Vatican City (Agenzia Fides) - The second Encyclical by Pope Benedict XVI Spe salvi, contains various concise and effective judgements passages which facilitate the reader's comprehension. Even those who are less familiar with theological discipline can draw from these brief concise passages, a key to the whole document and identify a compass of clear orientation to assess other ambits and situations.
One of the passages is found in paragraph 4 of the Encyclical where we read: “ Christianity did not bring a message of social revolution like that of the ill-fated Spartacus, whose struggle led to so much bloodshed. Jesus was not Spartacus, he was not engaged in a fight for political liberation like Barabbas or Bar- Kochba. Jesus, who himself died on the Cross, brought something totally different: an encounter with the Lord of all lords, an encounter with the living God and thus an encounter with a hope stronger than the sufferings of slavery, a hope which therefore transformed life and the world from within.” (Cf. Spe salvi 4).
Jesus was not Spartacus. A concise judgement, obvious some might think, but necessary in an epoch in which there appear on many sides and in various ways almost as if orchestrated, “ reductive interpretations of” Jesus Nazareth: from those who deny his historic authenticity, to those who spend their time inventing, from nothing, totally unfounded stories, to those who, while keeping to the story to the “letter” of faith in Jesus Christ, Gesù Cristo, highlight in a totally unilateral manner one specific dimension, but lose the essence of His person and His message.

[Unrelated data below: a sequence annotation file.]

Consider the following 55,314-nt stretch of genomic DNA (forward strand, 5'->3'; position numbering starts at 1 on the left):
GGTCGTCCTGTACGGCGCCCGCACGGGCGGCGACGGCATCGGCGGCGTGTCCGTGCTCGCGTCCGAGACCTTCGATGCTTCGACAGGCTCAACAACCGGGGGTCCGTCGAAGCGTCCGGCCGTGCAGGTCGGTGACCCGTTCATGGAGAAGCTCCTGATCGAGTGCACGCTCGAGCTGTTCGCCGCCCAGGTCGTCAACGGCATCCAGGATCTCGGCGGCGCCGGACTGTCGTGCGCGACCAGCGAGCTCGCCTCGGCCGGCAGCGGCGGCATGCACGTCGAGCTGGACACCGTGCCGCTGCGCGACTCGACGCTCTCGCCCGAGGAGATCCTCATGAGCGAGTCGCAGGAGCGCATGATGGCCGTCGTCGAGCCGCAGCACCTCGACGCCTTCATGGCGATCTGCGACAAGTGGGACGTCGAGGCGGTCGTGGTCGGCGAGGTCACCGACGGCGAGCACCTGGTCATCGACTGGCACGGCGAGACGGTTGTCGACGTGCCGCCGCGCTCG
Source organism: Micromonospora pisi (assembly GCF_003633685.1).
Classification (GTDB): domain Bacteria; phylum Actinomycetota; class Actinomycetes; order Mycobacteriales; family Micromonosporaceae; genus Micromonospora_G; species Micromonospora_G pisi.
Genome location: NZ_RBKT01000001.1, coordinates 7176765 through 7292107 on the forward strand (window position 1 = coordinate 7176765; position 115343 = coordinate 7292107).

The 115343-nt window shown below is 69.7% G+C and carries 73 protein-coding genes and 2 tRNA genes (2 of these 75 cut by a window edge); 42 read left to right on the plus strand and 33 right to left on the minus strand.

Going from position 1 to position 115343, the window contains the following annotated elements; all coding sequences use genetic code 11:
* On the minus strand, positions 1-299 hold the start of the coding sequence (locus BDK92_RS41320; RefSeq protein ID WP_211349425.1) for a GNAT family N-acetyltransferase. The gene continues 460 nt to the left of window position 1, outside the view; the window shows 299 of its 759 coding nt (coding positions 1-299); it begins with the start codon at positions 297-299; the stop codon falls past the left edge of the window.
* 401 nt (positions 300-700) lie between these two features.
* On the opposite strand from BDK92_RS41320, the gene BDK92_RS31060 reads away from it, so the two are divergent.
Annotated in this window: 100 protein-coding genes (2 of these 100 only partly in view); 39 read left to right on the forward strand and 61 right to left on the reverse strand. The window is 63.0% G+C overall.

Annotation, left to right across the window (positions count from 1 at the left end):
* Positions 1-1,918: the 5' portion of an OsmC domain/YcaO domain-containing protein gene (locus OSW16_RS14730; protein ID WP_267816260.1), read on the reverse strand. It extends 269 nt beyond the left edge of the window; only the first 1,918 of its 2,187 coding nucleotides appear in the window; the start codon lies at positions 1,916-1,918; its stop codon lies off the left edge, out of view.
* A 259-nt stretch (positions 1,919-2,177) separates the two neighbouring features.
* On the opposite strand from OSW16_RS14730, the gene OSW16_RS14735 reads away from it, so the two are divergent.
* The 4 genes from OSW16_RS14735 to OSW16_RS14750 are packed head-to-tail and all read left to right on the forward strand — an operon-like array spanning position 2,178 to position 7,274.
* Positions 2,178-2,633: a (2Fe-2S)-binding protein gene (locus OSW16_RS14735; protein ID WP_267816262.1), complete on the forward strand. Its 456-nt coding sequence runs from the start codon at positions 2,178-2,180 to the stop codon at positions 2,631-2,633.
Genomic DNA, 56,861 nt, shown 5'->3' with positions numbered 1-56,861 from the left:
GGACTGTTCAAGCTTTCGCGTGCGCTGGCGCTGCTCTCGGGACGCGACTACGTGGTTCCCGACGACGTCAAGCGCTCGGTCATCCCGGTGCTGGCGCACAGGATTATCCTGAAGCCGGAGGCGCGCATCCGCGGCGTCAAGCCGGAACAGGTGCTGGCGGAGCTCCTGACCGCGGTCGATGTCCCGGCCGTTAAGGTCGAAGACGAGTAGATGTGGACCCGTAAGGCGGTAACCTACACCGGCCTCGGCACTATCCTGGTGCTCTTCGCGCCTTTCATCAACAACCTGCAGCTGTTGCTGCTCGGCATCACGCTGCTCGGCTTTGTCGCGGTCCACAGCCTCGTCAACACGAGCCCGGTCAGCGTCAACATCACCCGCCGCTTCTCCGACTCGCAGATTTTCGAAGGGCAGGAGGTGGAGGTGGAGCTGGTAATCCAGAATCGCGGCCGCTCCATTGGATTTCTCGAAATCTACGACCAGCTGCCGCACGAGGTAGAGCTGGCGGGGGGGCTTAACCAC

“Jesus was not Spartacus” means that the Word made flesh, in human time and history, did not come to bring a political revolution made of ‘social battles and justice’, as the Pope said: Jesus “ did not fight for political liberation”. If he had brought that sought of liberation He would have brought too little to man. As Blessed Teresa of Calcutta said ‘People who do not give God, give too little.
Jesus gave mankind a totalising Hope, much greater and more radical than the solution of political-social issues. Jesus was not Spartacus. Jesus gave the world the Encounter with God himself, made man, he died and rose again for total, full and lasting salvation of mankind.
There resound in this important judgement of the Holy Father, the pages of the book by Joseph Ratzinger-Benedict XVI “Jesus of Nazareth”, when the author, when asking what novelty Jesus brought into the world, replies with immediate candour: “Jesus gave us God ”.
The Church, in her supernatural wisdom, illuminated by the Spirit, never ceded down through the centuries to various attempts to restrict the scope of Christianity, supporting the suggestions of the times and the dominating cultures. On the contrary, remaining faithful to he identity she progressively succeeded in fecundating the cultures encountered, valorising all that in them was positive, reasonable and in keeping with revelation and at the same time, continually encouraging the purification of aspects to affected by human limits and sin. Therefore Jesus was much more than Spartacus. And the Pope says this clearly. Christianity, faithful to its Lord Jesus Christ is the prolongation in time of Jesus' own 'claim': to be the presence of God in the world and therefore the presence of a lasting Hope. (Agenzia Fides 10/1/2008; righe 46, parole 557)